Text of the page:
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Psychology of Perception (PS 222) Week Two Notes

by: Sarah Kincaid

Psychology of Perception (PS 222) Week Two Notes 222

Marketplace > Psychology > 222 > Psychology of Perception PS 222 Week Two Notes
Sarah Kincaid

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Class notes week two
Psychology of Perception
Class Notes
nativism, Empiricism, Psychophysics, Graphs, EquationsExplained
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This 4 page Class Notes was uploaded by Sarah Kincaid on Thursday September 15, 2016. The Class Notes belongs to 222 at a university taught by Rucci in Winter 2016. Since its upload, it has received 70 views.

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Date Created: 09/15/16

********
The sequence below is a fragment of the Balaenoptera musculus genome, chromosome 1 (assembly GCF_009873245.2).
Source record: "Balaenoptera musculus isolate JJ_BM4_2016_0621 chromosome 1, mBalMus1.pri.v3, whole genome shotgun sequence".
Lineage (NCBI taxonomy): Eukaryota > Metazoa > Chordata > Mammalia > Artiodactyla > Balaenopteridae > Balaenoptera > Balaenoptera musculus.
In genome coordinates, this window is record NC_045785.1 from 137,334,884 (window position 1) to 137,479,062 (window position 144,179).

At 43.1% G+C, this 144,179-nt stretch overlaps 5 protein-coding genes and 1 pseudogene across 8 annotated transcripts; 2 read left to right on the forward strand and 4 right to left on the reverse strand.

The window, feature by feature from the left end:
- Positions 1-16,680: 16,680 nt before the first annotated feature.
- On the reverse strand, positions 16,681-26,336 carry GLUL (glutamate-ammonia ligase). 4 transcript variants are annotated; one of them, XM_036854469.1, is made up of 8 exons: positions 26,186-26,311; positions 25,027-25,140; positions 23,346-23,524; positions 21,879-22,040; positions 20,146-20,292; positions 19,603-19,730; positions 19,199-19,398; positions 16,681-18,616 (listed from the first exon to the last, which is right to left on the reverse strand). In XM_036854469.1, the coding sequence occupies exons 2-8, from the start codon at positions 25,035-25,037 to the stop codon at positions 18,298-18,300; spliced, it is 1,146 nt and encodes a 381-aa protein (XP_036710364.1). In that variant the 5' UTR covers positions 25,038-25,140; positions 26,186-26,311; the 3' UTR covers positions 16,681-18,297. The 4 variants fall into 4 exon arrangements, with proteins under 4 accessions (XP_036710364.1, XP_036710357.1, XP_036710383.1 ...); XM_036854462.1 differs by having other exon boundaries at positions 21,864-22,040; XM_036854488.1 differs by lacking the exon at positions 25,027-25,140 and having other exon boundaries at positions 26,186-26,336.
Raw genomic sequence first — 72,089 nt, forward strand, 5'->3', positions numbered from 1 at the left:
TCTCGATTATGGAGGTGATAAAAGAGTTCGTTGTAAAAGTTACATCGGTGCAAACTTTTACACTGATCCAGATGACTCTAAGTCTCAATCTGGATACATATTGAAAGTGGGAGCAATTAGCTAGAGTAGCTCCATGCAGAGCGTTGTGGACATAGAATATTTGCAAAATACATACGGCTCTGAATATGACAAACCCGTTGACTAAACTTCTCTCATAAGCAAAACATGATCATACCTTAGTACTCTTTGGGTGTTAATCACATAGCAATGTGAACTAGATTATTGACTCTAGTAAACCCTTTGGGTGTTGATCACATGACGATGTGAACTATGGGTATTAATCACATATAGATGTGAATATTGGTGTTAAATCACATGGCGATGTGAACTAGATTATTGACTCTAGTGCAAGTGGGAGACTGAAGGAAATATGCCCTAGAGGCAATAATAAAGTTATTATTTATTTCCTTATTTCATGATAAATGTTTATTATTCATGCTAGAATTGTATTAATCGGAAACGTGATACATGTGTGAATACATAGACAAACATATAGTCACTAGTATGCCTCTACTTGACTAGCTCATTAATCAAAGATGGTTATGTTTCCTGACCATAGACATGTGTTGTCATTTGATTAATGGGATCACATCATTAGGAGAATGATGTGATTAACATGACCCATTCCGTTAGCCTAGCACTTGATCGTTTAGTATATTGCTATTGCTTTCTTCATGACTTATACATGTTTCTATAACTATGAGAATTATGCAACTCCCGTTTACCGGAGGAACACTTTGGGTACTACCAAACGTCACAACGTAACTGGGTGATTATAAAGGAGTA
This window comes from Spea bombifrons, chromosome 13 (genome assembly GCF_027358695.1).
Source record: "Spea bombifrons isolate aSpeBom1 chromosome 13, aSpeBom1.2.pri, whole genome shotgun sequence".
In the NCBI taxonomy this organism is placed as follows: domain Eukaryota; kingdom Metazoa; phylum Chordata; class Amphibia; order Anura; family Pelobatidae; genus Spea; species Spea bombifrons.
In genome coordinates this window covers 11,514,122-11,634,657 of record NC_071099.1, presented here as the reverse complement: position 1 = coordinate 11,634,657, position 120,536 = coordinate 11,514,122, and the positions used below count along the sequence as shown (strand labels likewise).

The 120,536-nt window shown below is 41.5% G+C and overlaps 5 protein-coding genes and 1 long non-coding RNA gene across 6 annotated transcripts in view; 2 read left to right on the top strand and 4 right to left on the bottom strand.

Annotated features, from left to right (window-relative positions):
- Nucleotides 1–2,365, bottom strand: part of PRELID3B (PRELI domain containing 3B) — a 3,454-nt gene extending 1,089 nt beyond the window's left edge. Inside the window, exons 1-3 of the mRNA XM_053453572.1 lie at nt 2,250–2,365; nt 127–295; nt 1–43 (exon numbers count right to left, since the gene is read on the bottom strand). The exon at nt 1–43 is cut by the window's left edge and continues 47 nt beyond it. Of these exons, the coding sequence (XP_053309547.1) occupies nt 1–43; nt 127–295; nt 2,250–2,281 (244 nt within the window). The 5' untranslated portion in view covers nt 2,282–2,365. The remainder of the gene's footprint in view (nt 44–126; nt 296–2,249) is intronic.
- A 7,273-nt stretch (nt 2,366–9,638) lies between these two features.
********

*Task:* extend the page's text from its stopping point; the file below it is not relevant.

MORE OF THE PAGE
2 | Measuring Sensations Key: = person = equation = term * = important guy Old Terms Nativism: knowledge and skills are innate Empiricism: knowledge comes from perception (our senses) New Stuff Qualia: subjective conscious experiences associated with percepts (ex: how purple the sky is) Change blindness: if we do not place fovea on the specific difference, we often miss the change (e.g. green pepper in “follow the coin”) This is because we make assumptions about world around us, especially anything outside the fovea. Because of this, if stuff changes slowly enough, humans will not notice (like the picture changing colors). Democritus  Defined the atom, smallest portion of matter  Perception is based on atoms coming in contact with us o olfaction - atoms in the air are coming into contact with receptors in nose Heraclitus 1. Panta Rei = everything flows  "you cannot bathe in the same river twice" Dualism: both mind and body exist as separate entities Monism: mind and matter come from same substance (aka principle of being) Materialism  physical matter is the only reality  everything (including the mind) can be explained in terms of matter & physical phenomena Mentalism  form of monism  mind is true reality  objects exist only in the mind's awareness Nativism & Empiricism People René Descartes  mind-body dualism  the universe consists of spirt/soul and matter/body (father of modern dualism)  spirit resides in pineal body in brain Thomas Hobbes: knowledge and imagination learned via senses John Locke: thoughts come from experience with collection of sensations George Berkeley  originally thought perception was limited to info available via eyes  but concluded that knowledge of world comes from experience, despite our limited perception  “esse est percipi” (For something to come into existence, it must be perceived.) Psychophysics People & Terms Just Noticeable Difference (JND) or difference threshold: smallest detectable difference between two separate stimuli or smallest detectable change in a single stimulus Two-point touch threshold: minimum distance at which two tactile stimuli (both simultaneous) can be distinguished Absolute Threshold : minimum stimulus intensity that can be detected 50% of time Ernst Weber  Weber's Law: JND is a constant proportion o DI = k I (difference of intensity = Weber fraction * intensity)  Weber fraction, k: constant proportion o Linear relationship between sensation magnitude and stimulus intensity o This means the JND of a quiet noise is much smaller than the JND of a loud noise. Gustav Fechner*  inventor of "psychophysics"  father of psychology (influenced by Wilhelm Wundt)  scholar of Weber  Psychophysics: science of defining quantitative relationships between physical & psychological (subjective) events  Panpsychism: all matter has consciousness (e.g. a rock feels like a rock)  Fechner's Law (aka Fechner’s scale) o S = k logI (S = sensation magnitude, I = stimulus) o Logarithmic relationship between sensation magnitude and stimulus intensity o Problem: NOT always true  Fechner’s inaccurate assumption: all JNDs feel the same (e.g. a weight change from 40 to 41 lbs feels the same as a weight change from 400 to 410 lbs)  "in order that the intensity of a sensation may increase in arithmetical progression, the stimulus must increase in geometric progression" Methods of estimating thresholds 1. Method of constant stimuli o HOW: stimuli with ranging intensity (barely perceptible to almost always perceptible) are randomly presented (100x for each stimuli) o WHY: to build a probability of sensation at each intensity o USEFUL: boring for subject and time-consuming for both subject and experimenter 2. Method of limits o HOW: test the magnitude of the stimulus from barely noticeable increasing until subject perceives stimulus, then repeat magnitude test from always noticeable decreasing until subject cannot perceive stimulus; alternate increasing and decreasing stimuli 4x each way o WHY: targeting 50% probability of sensation 3. Method of Adjustment o HOW: gives control to subject; manually adjusts stimulus magnitude o USEFUL: simplest, fastest, least reliable (subject usually goes over threshold) Magnitude Estimation  participant assigns values according to perceived magnitudes of stimuli (e.g. scale of 1- 10)  provide reference (e.g. if the darkness of square X is 10/100 what is the brightness of this square Y?) Stevens’ Power Law  S = k Ia  Power relationship between sensation magnitude and stimulus magnitude o more general than Fechner’s Law (logarithmic)  Problem: no way to verify this law correctly estimates sensation


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